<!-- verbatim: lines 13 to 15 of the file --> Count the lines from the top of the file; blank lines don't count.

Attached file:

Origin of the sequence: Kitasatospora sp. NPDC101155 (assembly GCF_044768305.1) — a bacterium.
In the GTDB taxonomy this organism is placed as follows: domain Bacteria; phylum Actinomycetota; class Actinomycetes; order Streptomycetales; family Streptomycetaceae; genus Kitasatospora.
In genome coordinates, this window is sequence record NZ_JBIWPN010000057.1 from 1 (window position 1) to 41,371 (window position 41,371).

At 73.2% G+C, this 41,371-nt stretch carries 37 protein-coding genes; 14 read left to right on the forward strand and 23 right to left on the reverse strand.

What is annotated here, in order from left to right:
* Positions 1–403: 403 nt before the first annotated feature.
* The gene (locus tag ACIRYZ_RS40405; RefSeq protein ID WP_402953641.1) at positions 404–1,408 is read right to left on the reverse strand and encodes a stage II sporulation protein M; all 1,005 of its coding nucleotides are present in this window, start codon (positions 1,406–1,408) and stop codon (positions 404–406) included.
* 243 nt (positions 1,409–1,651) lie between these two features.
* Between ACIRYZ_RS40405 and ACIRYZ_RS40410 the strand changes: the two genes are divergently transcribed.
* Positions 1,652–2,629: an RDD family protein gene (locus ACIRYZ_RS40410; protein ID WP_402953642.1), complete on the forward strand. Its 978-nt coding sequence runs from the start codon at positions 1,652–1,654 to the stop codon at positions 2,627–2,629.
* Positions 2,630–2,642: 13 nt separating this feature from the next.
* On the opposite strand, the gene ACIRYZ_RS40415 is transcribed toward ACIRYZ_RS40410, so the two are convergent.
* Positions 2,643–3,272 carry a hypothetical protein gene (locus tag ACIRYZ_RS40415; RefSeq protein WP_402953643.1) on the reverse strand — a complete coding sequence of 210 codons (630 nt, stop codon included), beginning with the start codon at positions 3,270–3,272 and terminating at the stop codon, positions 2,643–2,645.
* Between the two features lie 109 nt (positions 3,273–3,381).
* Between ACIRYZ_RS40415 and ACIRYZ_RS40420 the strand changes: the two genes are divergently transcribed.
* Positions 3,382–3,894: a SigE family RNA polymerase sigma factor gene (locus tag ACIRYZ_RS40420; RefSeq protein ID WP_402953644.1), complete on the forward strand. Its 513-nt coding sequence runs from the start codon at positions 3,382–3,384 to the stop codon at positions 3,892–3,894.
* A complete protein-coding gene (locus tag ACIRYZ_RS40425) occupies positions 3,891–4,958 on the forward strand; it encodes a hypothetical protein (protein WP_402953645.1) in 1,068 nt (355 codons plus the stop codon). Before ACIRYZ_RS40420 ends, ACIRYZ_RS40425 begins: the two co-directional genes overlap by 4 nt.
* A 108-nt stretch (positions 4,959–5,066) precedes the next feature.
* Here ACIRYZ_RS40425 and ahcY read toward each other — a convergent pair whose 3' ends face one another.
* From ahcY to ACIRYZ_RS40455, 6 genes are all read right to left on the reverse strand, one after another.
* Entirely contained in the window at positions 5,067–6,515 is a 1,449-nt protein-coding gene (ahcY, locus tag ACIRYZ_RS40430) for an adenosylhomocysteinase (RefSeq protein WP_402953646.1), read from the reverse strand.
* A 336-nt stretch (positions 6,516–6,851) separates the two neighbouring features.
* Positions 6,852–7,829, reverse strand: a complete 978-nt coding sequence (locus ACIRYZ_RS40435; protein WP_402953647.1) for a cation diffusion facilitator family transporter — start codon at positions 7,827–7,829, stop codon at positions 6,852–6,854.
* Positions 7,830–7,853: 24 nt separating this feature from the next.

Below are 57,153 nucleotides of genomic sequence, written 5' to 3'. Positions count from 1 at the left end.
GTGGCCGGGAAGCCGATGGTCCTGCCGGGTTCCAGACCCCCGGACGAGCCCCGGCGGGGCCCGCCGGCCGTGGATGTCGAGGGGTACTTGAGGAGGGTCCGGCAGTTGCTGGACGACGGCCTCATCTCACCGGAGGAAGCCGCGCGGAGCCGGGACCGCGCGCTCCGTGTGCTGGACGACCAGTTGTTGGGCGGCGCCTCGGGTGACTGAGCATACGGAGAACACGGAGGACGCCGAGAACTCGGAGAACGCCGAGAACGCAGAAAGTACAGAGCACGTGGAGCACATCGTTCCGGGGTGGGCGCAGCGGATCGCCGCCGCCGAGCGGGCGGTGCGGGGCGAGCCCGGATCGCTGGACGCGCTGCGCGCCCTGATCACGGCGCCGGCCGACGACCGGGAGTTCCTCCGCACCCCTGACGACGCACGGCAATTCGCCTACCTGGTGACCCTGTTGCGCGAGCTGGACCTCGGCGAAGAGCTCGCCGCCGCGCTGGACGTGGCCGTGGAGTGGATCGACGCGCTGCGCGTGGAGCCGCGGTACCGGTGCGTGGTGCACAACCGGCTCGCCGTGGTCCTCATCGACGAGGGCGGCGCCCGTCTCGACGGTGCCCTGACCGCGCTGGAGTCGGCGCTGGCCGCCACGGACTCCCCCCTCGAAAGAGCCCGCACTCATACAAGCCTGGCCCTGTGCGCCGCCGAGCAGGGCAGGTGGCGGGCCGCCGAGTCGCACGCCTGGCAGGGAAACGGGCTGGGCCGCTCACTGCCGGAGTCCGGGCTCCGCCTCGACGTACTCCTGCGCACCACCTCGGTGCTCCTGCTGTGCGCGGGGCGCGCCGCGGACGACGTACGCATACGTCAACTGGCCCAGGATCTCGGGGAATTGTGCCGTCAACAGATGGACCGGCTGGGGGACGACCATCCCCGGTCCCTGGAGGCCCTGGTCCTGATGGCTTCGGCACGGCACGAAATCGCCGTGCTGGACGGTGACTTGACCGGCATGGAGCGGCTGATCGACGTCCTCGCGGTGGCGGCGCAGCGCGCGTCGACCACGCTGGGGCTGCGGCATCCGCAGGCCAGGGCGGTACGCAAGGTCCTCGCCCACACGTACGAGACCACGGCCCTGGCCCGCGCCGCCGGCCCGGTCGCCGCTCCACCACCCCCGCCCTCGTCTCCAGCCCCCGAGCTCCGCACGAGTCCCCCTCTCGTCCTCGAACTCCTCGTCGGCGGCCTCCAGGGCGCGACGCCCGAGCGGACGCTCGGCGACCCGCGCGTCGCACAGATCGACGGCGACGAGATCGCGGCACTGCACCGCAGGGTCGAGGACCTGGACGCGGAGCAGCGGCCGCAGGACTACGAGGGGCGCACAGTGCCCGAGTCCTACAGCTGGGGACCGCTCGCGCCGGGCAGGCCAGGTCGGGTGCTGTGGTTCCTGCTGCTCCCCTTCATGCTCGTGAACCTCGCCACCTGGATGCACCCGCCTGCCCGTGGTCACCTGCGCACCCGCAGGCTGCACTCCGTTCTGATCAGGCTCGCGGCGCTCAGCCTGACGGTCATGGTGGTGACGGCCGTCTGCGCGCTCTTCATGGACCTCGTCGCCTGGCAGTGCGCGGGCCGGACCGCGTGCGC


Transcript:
* Positions 2,643–3,272 carry a hypothetical protein gene (locus tag ACIRYZ_RS40415; RefSeq protein WP_402953643.1) on the reverse strand — a complete coding sequence of 210 codons (630 nt, stop codon included), beginning with the start codon at positions 3,270–3,272 and terminating at the stop codon, positions 2,643–2,645.
* Between the two features lie 109 nt (positions 3,273–3,381).
* Between ACIRYZ_RS40415 and ACIRYZ_RS40420 the strand changes: the two genes are divergently transcribed.